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Re: Issue: REMF-DESTRUCTION-UNSPECIFIED (Version 4)
- To: CL-Cleanup@SAIL.Stanford.EDU
- Subject: Re: Issue: REMF-DESTRUCTION-UNSPECIFIED (Version 4)
- From: masinter.pa@Xerox.COM
- Date: 8 Dec 88 23:21 PST
- In-reply-to: Jon L White <email@example.com>'s message of Sat, 3 Dec 88 01:46:15 PST
This issue has plagued us for a long time. There have been several
substantive comments since Version 4.
I'll add that I still prefer the proposal I outlined (awkwardly) in
November 1987, which was neither explicitly-vague or explicitly-defined.
The "sequence" functions
NREVERSE DELETE DELETE-IF DELETE-IF-NOT DELETE-DUPLICATES NSUBSTITUTE
and the destructive set manipulation functions
NUNION NINTERSECTION NSET-EXCLUSIVE-OR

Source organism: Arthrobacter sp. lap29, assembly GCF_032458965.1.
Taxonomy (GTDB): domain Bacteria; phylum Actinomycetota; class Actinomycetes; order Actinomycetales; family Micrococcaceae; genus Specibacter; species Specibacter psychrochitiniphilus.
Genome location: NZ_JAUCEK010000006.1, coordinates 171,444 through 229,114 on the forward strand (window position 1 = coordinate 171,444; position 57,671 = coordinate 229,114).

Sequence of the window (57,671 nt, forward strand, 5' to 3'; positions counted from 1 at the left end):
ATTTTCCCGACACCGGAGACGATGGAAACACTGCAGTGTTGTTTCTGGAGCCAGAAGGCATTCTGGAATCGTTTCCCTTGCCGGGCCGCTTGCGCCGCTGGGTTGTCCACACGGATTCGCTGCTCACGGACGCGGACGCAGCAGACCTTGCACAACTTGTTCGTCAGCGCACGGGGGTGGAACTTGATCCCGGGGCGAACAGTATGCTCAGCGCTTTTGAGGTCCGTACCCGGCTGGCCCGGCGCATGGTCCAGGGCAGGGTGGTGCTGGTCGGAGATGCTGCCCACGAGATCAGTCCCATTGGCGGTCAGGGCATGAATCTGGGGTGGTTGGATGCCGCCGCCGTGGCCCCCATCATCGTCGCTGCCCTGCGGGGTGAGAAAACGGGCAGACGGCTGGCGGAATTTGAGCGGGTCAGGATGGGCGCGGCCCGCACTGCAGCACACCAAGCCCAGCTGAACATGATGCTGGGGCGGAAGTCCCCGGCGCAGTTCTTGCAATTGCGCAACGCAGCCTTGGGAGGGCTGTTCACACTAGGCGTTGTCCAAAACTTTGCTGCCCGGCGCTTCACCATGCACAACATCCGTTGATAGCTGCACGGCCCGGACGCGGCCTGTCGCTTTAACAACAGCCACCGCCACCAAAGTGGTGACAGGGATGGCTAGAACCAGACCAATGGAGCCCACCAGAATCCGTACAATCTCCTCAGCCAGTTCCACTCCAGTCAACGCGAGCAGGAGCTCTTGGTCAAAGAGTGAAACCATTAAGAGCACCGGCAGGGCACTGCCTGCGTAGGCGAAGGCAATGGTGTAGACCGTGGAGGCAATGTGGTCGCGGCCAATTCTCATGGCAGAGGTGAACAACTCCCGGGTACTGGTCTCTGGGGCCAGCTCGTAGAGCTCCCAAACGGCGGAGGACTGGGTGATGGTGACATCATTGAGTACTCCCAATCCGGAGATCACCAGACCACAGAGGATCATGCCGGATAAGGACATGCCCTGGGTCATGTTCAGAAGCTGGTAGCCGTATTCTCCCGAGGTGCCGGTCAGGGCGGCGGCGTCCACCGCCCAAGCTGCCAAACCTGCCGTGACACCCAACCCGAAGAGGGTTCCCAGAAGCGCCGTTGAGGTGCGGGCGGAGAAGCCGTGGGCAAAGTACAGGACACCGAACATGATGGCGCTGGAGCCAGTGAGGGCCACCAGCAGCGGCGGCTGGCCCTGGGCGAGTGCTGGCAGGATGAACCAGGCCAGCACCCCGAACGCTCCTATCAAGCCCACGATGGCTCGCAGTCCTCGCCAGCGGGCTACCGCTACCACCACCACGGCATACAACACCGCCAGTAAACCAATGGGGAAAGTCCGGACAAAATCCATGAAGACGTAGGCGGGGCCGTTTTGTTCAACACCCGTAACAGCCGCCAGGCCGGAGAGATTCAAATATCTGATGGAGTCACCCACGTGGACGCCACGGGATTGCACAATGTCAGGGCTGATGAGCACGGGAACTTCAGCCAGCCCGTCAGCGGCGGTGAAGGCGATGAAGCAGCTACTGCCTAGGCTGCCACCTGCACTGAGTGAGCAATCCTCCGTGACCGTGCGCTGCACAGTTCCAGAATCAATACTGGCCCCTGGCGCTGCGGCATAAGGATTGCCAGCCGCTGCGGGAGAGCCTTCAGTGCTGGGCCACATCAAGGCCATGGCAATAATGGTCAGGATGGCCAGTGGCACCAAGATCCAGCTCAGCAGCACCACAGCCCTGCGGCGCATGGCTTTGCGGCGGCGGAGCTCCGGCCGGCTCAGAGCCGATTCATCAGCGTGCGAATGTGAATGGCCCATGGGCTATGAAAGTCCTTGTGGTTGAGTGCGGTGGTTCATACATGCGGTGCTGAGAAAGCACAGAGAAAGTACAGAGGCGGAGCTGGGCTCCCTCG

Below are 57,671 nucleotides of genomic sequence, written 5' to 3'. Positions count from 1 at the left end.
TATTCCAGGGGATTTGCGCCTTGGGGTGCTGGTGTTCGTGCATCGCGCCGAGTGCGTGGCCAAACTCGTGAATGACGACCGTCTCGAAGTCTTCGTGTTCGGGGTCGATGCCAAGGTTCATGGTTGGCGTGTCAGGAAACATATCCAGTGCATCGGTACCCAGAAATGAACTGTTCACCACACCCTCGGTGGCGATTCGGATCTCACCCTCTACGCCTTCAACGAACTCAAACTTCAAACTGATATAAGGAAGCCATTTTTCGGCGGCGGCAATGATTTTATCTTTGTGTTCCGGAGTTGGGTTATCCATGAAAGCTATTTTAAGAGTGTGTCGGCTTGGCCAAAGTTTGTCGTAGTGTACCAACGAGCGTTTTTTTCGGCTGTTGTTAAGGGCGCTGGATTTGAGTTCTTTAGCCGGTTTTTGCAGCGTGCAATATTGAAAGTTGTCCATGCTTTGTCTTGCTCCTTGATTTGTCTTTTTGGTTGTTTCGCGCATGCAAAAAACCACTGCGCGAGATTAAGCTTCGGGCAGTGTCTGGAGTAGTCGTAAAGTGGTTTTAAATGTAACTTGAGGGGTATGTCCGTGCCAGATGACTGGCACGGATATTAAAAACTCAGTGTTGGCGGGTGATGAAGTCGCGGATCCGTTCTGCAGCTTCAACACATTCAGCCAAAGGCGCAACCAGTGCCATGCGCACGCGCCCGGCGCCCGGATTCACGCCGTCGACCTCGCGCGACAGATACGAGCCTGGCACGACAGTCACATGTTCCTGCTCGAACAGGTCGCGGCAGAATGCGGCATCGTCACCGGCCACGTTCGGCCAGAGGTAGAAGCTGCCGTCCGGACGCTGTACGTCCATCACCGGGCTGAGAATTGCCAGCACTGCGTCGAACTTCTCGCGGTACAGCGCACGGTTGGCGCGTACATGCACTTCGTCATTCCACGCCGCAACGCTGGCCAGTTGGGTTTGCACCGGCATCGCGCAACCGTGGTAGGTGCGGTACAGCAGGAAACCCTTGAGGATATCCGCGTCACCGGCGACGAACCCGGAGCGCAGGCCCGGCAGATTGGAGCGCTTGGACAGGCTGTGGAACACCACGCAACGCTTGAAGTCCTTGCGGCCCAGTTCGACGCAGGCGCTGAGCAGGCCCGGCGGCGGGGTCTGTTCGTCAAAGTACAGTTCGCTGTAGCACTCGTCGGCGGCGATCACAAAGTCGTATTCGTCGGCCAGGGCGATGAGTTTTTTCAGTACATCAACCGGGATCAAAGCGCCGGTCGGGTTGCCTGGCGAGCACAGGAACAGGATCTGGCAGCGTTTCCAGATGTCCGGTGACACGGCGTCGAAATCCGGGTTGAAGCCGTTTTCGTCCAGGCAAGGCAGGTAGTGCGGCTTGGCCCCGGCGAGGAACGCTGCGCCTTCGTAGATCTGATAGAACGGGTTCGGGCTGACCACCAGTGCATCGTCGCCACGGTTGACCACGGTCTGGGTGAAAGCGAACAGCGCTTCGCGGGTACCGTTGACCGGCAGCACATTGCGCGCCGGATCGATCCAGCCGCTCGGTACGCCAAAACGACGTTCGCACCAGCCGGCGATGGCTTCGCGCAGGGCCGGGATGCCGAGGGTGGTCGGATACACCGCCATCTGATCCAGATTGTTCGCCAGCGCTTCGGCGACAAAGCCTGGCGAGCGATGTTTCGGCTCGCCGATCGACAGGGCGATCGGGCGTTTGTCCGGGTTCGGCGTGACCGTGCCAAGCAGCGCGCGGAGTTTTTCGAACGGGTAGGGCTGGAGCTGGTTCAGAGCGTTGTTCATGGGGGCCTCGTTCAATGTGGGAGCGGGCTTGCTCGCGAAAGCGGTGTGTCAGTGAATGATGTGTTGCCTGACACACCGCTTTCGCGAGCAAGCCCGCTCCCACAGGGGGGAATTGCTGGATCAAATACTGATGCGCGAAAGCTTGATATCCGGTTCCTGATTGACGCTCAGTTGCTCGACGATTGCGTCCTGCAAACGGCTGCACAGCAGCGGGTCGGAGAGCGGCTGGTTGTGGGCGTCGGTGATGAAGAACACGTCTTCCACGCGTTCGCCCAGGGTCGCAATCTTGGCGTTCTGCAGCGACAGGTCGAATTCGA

should be explicitly-vague, but the others
SETF of GETF, REMF, SETF of GET, REMPROP, NCONC, NRECONC, NBUTLAST,
NSUBST, NSUBST-IF, NSUBST-IF-NOT
should be specified.
Since the argument for explicitly-defined is portability and the utility of
reliable definitions, and the argument for explicitly-vague is performance,
we should leave things explicitly vague only where
a) it matters for performance and
b) reasonable programs would not rely on the
I believe the things I say should be explicitly-vague are the ones where
good style would avoid depending on side-effect behavior and where
performance matters, while the ones I say should be explicitly-defined,
there are reasonable applications which might rely on the explicit
definition, and no strong claims that "explicitly-vague" can make a
difference in performance.
Is this a reasonable analysis?
If so, are these the right choices?